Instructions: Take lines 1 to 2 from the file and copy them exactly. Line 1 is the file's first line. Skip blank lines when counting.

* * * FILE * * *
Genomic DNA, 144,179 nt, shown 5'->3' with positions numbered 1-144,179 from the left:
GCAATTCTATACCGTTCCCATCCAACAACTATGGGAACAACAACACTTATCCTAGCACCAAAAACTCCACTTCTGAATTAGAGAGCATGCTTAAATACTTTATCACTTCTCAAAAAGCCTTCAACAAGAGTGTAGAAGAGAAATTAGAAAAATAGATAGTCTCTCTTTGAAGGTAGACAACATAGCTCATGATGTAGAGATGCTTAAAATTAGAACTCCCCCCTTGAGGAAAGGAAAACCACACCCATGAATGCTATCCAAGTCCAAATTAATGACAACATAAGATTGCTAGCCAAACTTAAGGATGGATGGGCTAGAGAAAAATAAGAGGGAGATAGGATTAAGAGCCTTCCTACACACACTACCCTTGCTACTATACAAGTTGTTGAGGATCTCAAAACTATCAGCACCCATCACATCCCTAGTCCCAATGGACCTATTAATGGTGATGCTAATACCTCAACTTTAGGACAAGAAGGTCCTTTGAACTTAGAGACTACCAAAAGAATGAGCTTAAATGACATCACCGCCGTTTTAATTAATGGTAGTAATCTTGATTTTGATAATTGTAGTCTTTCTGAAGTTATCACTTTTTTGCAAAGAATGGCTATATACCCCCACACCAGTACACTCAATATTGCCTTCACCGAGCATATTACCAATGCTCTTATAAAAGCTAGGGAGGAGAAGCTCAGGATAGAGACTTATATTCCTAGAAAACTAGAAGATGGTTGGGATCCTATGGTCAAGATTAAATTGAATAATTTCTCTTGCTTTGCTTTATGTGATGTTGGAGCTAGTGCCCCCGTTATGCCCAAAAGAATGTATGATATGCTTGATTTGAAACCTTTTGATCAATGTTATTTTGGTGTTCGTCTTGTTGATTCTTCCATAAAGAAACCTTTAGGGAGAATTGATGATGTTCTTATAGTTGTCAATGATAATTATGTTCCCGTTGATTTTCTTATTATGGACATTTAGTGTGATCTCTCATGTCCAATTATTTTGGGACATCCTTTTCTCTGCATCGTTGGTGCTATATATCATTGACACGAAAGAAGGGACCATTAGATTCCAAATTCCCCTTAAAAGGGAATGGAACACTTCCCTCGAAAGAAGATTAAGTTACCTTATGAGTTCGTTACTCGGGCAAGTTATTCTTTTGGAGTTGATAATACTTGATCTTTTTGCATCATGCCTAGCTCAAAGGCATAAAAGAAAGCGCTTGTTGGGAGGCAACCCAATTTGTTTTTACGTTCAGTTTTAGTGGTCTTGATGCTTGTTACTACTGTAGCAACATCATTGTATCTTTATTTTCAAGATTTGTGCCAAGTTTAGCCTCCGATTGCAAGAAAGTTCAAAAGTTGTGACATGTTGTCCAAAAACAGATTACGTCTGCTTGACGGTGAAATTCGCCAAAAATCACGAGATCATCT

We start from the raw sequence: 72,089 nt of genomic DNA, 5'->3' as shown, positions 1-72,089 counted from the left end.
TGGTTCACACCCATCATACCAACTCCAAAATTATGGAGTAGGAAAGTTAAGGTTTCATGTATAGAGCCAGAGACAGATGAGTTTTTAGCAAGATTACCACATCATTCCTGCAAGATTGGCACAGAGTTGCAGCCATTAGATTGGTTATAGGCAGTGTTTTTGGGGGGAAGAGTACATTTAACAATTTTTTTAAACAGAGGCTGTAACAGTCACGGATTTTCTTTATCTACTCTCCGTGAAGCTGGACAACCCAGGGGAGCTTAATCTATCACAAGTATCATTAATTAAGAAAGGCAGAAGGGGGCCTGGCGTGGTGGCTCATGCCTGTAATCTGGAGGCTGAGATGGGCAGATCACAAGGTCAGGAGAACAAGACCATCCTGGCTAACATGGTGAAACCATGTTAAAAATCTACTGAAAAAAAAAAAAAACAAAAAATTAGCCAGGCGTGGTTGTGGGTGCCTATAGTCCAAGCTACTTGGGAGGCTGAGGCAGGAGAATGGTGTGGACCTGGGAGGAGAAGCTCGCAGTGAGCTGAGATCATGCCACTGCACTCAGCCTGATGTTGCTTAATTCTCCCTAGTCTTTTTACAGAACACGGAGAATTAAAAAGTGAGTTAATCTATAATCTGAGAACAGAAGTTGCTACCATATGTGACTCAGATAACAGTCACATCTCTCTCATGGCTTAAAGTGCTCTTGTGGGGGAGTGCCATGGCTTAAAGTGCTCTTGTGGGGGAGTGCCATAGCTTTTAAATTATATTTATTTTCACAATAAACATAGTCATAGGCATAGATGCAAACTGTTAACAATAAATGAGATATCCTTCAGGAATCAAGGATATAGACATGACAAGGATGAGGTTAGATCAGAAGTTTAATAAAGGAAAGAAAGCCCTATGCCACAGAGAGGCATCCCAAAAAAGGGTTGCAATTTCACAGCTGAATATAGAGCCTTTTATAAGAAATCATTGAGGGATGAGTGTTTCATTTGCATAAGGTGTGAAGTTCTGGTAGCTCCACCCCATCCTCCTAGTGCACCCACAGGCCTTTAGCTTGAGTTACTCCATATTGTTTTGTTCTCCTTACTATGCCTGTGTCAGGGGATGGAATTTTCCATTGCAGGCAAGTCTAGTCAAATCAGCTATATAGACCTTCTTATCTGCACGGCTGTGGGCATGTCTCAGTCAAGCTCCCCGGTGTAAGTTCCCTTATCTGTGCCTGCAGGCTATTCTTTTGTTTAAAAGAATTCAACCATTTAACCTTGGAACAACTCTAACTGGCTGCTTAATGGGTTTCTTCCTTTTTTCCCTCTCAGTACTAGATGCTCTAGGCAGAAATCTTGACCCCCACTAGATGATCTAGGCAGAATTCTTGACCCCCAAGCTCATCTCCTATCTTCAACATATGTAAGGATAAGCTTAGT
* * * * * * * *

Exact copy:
Genomic DNA, 144,179 nt, shown 5'->3' with positions numbered 1-144,179 from the left:
GCAATTCTATACCGTTCCCATCCAACAACTATGGGAACAACAACACTTATCCTAGCACCAAAAACTCCACTTCTGAATTAGAGAGCATGCTTAAATACTTTATCACTTCTCAAAAAGCCTTCAACAAGAGTGTAGAAGAGAAATTAGAAAAATAGATAGTCTCTCTTTGAAGGTAGACAACATAGCTCATGATGTAGAGATGCTTAAAATTAGAACTCCCCCCTTGAGGAAAGGAAAACCACACCCATGAATGCTATCCAAGTCCAAATTAATGACAACATAAGATTGCTAGCCAAACTTAAGGATGGATGGGCTAGAGAAAAATAAGAGGGAGATAGGATTAAGAGCCTTCCTACACACACTACCCTTGCTACTATACAAGTTGTTGAGGATCTCAAAACTATCAGCACCCATCACATCCCTAGTCCCAATGGACCTATTAATGGTGATGCTAATACCTCAACTTTAGGACAAGAAGGTCCTTTGAACTTAGAGACTACCAAAAGAATGAGCTTAAATGACATCACCGCCGTTTTAATTAATGGTAGTAATCTTGATTTTGATAATTGTAGTCTTTCTGAAGTTATCACTTTTTTGCAAAGAATGGCTATATACCCCCACACCAGTACACTCAATATTGCCTTCACCGAGCATATTACCAATGCTCTTATAAAAGCTAGGGAGGAGAAGCTCAGGATAGAGACTTATATTCCTAGAAAACTAGAAGATGGTTGGGATCCTATGGTCAAGATTAAATTGAATAATTTCTCTTGCTTTGCTTTATGTGATGTTGGAGCTAGTGCCCCCGTTATGCCCAAAAGAATGTATGATATGCTTGATTTGAAACCTTTTGATCAATGTTATTTTGGTGTTCGTCTTGTTGATTCTTCCATAAAGAAACCTTTAGGGAGAATTGATGATGTTCTTATAGTTGTCAATGATAATTATGTTCCCGTTGATTTTCTTATTATGGACATTTAGTGTGATCTCTCATGTCCAATTATTTTGGGACATCCTTTTCTCTGCATCGTTGGTGCTATATATCATTGACACGAAAGAAGGGACCATTAGATTCCAAATTCCCCTTAAAAGGGAATGGAACACTTCCCTCGAAAGAAGATTAAGTTACCTTATGAGTTCGTTACTCGGGCAAGTTATTCTTTTGGAGTTGATAATACTTGATCTTTTTGCATCATGCCTAGCTCAAAGGCATAAAAGAAAGCGCTTGTTGGGAGGCAACCCAATTTGTTTTTACGTTCAGTTTTAGTGGTCTTGATGCTTGTTACTACTGTAGCAACATCATTGTATCTTTATTTTCAAGATTTGTGCCAAGTTTAGCCTCCGATTGCAAGAAAGTTCAAAAGTTGTGACATGTTGTCCAAAAACAGATTACGTCTGCTTGACGGTGAAATTCGCCAAAAATCACGAGATCATCT